How to be prepared? There isn't one way or even a standard process you can follow. However, there are some hygiene factors that you can put in place. The foremost is communication; talk to your spouse about financial matters, the family's monthly income, where does the unspent money or savings go, and how well is the family insured. These are the basics that you need to know. The rule applies even to working women. According to Alpa Shah, director, Next Level Education Pvt. Ltd, and founder, Freedom Foundation, "Women are already empowered but it's more about educating and motivating. It's important for women to learn how to read the fine print of complicated products, know the value of investments, including jewellery, prepare a list of assets and discuss the making of a Will and clear title to assets."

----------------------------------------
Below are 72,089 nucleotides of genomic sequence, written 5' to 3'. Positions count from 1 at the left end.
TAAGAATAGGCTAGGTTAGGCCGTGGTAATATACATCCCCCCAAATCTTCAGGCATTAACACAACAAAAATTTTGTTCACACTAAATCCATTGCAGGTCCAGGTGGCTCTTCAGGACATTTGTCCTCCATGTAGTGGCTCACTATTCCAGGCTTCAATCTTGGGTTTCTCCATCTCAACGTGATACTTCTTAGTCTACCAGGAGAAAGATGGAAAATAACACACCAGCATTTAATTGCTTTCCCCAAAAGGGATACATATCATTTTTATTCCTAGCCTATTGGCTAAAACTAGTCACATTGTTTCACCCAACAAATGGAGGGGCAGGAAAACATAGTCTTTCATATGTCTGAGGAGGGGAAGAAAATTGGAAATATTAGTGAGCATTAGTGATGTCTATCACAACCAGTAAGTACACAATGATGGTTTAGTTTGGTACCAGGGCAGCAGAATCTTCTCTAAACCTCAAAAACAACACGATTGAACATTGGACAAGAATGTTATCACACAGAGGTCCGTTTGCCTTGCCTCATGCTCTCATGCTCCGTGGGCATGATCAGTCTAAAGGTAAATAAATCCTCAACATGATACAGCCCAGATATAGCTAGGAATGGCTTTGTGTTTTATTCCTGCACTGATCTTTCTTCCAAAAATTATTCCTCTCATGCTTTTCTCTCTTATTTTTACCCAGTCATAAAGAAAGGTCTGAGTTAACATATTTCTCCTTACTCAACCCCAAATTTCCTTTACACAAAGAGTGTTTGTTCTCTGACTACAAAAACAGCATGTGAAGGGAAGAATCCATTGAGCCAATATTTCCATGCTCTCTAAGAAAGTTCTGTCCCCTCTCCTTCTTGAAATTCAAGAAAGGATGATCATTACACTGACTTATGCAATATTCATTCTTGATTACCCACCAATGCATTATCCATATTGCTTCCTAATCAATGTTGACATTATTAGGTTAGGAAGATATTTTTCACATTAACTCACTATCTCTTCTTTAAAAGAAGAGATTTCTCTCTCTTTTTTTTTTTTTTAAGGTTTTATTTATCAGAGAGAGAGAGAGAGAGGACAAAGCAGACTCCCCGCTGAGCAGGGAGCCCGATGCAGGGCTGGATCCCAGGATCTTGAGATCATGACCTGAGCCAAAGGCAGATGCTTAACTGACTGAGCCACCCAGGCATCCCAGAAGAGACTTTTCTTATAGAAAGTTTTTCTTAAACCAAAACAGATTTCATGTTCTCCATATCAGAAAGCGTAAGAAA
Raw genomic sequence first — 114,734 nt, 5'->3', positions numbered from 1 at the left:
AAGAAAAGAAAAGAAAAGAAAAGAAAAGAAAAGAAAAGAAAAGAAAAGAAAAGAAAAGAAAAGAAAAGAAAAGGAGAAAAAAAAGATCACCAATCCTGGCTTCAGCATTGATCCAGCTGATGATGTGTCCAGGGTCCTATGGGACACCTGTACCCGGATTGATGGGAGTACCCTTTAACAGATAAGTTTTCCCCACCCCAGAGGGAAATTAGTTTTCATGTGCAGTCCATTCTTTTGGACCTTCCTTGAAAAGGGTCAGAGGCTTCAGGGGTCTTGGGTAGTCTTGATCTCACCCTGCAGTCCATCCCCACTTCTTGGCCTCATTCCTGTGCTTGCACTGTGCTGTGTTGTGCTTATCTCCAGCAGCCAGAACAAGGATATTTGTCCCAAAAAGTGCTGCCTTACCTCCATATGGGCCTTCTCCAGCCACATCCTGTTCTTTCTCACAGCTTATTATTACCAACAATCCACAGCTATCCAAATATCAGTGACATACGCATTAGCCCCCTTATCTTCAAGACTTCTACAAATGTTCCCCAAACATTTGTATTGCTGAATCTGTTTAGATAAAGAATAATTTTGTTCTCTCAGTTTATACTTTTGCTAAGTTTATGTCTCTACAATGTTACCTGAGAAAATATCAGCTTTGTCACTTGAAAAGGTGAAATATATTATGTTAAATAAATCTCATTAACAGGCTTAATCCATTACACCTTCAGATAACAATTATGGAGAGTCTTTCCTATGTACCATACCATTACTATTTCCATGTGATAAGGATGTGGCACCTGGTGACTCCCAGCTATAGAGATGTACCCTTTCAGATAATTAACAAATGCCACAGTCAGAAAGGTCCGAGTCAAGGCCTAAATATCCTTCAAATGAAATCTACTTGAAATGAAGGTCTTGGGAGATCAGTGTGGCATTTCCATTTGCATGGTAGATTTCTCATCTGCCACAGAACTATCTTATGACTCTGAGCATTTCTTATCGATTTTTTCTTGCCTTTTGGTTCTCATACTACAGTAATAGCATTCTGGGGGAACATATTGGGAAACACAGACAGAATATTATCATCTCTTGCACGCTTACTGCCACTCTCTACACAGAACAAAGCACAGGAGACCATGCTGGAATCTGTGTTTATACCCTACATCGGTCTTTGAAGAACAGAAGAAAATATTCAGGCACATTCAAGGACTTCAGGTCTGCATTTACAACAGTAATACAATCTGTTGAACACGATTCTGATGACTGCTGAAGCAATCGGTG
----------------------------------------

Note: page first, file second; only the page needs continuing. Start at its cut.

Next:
If you are earning, then try to save and invest some of that money either in your name or jointly with your spouse. Nominate your children as the beneficiaries after you and your spouse. This is crucial to secure your and your family's financial future. Referring to difficult divorce settlements, Chawla said, "Every issue in a marriage cannot be settled in court. Once a couple decides to go to court, the relationship becomes unworkable. Given the income disparity, often, the woman has to compromise at a lower financial settlement, which is to the detriment of the entire family. It's best to know your rights beforehand."
Have joint control in managing both income and expenses. Shah said "It's most important for women to encourage their husbands to have term life insurance policies with them as a nominee. Any liabilities should also be covered through term policies so that if something should happen to him, at least the family is debt free. Another important aspect is getting a critical illness policy in place." Lastly, start thinking about inheritance and Wills. India's social system is by and large skewed against the girl child.